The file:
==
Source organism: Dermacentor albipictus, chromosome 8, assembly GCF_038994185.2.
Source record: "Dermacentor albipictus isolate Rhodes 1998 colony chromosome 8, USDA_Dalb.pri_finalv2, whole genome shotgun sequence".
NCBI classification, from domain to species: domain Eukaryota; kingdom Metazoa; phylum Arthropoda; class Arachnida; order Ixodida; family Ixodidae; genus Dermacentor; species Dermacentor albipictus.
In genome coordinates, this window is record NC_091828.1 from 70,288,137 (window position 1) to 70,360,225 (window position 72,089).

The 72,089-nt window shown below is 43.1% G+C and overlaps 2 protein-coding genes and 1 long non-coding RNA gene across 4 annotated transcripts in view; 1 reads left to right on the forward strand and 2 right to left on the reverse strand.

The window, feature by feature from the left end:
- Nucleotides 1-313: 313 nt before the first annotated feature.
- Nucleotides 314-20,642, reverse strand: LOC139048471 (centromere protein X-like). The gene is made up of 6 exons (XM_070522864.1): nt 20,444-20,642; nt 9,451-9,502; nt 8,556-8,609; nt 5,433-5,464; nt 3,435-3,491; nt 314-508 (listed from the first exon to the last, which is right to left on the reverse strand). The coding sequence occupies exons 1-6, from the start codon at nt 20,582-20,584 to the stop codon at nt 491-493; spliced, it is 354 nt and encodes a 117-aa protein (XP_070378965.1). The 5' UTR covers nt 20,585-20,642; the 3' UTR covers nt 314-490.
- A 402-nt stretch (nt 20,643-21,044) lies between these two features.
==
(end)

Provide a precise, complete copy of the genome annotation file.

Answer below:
Source organism: Dermacentor albipictus, chromosome 8, assembly GCF_038994185.2.
Source record: "Dermacentor albipictus isolate Rhodes 1998 colony chromosome 8, USDA_Dalb.pri_finalv2, whole genome shotgun sequence".
NCBI classification, from domain to species: domain Eukaryota; kingdom Metazoa; phylum Arthropoda; class Arachnida; order Ixodida; family Ixodidae; genus Dermacentor; species Dermacentor albipictus.
In genome coordinates, this window is record NC_091828.1 from 70,288,137 (window position 1) to 70,360,225 (window position 72,089).

The 72,089-nt window shown below is 43.1% G+C and overlaps 2 protein-coding genes and 1 long non-coding RNA gene across 4 annotated transcripts in view; 1 reads left to right on the forward strand and 2 right to left on the reverse strand.

The window, feature by feature from the left end:
- Nucleotides 1-313: 313 nt before the first annotated feature.
- Nucleotides 314-20,642, reverse strand: LOC139048471 (centromere protein X-like). The gene is made up of 6 exons (XM_070522864.1): nt 20,444-20,642; nt 9,451-9,502; nt 8,556-8,609; nt 5,433-5,464; nt 3,435-3,491; nt 314-508 (listed from the first exon to the last, which is right to left on the reverse strand). The coding sequence occupies exons 1-6, from the start codon at nt 20,582-20,584 to the stop codon at nt 491-493; spliced, it is 354 nt and encodes a 117-aa protein (XP_070378965.1). The 5' UTR covers nt 20,585-20,642; the 3' UTR covers nt 314-490.
- A 402-nt stretch (nt 20,643-21,044) lies between these two features.